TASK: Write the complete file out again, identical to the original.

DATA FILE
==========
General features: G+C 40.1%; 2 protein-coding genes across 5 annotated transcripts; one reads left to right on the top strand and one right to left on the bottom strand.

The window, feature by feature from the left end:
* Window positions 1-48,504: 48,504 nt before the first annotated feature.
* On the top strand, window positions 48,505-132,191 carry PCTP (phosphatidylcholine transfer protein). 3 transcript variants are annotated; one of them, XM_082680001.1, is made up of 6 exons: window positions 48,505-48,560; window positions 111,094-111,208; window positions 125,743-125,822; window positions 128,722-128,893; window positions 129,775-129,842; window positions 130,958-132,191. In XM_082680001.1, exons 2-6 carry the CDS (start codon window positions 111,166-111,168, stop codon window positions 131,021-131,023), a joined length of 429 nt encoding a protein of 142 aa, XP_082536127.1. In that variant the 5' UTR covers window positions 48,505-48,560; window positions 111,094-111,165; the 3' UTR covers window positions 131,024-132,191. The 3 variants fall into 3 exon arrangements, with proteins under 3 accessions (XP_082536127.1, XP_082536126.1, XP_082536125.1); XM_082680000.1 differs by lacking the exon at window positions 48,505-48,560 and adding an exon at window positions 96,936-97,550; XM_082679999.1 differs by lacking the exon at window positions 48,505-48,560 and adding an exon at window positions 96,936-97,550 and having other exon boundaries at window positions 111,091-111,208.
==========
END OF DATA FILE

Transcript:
General features: G+C 40.1%; 2 protein-coding genes across 5 annotated transcripts; one reads left to right on the top strand and one right to left on the bottom strand.

The window, feature by feature from the left end:
* Window positions 1-48,504: 48,504 nt before the first annotated feature.
* On the top strand, window positions 48,505-132,191 carry PCTP (phosphatidylcholine transfer protein). 3 transcript variants are annotated; one of them, XM_082680001.1, is made up of 6 exons: window positions 48,505-48,560; window positions 111,094-111,208; window positions 125,743-125,822; window positions 128,722-128,893; window positions 129,775-129,842; window positions 130,958-132,191. In XM_082680001.1, exons 2-6 carry the CDS (start codon window positions 111,166-111,168, stop codon window positions 131,021-131,023), a joined length of 429 nt encoding a protein of 142 aa, XP_082536127.1. In that variant the 5' UTR covers window positions 48,505-48,560; window positions 111,094-111,165; the 3' UTR covers window positions 131,024-132,191. The 3 variants fall into 3 exon arrangements, with proteins under 3 accessions (XP_082536127.1, XP_082536126.1, XP_082536125.1); XM_082680000.1 differs by lacking the exon at window positions 48,505-48,560 and adding an exon at window positions 96,936-97,550; XM_082679999.1 differs by lacking the exon at window positions 48,505-48,560 and adding an exon at window positions 96,936-97,550 and having other exon boundaries at window positions 111,091-111,208.